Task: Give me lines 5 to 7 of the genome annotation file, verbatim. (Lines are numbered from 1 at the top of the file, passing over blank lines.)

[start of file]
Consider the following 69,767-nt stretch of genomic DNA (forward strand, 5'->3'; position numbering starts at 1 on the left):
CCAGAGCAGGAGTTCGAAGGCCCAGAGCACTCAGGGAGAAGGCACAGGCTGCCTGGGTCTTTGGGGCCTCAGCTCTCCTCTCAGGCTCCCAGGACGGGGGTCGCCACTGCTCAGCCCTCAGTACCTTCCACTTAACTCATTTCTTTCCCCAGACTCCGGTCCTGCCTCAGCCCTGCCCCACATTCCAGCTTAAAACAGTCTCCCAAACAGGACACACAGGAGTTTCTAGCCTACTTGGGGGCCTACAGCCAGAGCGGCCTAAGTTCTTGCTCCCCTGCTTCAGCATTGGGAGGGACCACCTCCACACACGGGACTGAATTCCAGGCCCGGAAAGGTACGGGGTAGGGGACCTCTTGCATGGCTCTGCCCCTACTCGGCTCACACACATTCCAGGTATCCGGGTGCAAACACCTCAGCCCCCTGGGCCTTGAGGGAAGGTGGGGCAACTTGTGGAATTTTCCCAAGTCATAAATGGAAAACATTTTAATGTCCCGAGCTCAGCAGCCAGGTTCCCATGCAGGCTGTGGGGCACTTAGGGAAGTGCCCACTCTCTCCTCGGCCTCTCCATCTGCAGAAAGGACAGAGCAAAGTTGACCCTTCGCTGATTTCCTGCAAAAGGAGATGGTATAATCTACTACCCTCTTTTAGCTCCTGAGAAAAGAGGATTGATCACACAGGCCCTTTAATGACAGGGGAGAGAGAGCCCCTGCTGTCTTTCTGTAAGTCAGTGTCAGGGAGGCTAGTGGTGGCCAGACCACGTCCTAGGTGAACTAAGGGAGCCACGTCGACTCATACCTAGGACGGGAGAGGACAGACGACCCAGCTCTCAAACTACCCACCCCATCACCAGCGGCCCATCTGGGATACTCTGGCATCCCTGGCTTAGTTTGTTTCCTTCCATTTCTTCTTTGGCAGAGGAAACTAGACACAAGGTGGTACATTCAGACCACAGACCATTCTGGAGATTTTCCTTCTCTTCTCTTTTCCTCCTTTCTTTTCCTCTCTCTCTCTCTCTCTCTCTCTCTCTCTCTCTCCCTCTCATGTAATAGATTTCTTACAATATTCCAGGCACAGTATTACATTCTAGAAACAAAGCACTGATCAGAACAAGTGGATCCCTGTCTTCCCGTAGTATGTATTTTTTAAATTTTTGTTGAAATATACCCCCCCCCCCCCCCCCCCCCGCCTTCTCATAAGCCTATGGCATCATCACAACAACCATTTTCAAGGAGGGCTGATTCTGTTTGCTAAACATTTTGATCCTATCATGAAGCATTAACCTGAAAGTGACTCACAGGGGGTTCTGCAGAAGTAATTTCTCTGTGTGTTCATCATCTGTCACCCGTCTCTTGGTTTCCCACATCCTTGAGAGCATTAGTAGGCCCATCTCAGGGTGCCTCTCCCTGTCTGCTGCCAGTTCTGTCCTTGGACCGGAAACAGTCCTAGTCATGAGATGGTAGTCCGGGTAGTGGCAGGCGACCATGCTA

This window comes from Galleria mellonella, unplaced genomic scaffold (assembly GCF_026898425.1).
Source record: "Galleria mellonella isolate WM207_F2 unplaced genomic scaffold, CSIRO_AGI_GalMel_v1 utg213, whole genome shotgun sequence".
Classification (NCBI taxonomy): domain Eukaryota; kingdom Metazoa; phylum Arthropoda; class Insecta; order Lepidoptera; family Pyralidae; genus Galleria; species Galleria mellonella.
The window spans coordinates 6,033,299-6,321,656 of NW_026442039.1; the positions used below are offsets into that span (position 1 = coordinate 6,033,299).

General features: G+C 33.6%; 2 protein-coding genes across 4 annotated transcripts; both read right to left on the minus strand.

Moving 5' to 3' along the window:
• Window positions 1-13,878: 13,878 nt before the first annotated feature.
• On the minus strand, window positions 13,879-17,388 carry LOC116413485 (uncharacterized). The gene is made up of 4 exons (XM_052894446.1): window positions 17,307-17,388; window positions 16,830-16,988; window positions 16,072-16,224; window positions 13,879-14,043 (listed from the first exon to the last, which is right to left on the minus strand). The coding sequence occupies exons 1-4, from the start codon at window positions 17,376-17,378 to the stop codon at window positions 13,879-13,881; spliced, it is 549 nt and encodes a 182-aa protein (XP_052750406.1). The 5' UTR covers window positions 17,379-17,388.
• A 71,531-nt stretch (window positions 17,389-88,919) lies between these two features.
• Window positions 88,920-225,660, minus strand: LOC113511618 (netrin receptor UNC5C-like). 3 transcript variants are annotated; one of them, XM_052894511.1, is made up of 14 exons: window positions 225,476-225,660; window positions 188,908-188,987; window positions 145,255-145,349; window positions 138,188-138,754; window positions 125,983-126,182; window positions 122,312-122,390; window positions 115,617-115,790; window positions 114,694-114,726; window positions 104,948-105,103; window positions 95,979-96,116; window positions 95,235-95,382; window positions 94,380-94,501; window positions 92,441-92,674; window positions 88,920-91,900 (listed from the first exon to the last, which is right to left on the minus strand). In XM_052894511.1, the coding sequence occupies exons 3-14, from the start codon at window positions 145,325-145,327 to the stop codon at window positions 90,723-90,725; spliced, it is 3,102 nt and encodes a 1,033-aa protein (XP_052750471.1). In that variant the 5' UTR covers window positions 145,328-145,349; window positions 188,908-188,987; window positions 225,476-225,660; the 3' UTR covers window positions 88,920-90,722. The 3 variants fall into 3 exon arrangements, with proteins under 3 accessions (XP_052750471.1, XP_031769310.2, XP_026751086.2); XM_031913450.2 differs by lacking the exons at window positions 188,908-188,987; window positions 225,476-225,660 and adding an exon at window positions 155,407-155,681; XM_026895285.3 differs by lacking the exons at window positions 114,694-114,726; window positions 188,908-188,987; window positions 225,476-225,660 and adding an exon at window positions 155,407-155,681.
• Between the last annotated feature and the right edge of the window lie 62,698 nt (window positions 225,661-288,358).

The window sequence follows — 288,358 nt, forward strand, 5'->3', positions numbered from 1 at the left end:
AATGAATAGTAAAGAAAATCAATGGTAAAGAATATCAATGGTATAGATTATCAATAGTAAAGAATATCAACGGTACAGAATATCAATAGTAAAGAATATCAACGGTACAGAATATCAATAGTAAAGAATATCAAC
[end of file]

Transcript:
Classification (NCBI taxonomy): domain Eukaryota; kingdom Metazoa; phylum Arthropoda; class Insecta; order Lepidoptera; family Pyralidae; genus Galleria; species Galleria mellonella.
The window spans coordinates 6,033,299-6,321,656 of NW_026442039.1; the positions used below are offsets into that span (position 1 = coordinate 6,033,299).

General features: G+C 33.6%; 2 protein-coding genes across 4 annotated transcripts; both read right to left on the minus strand.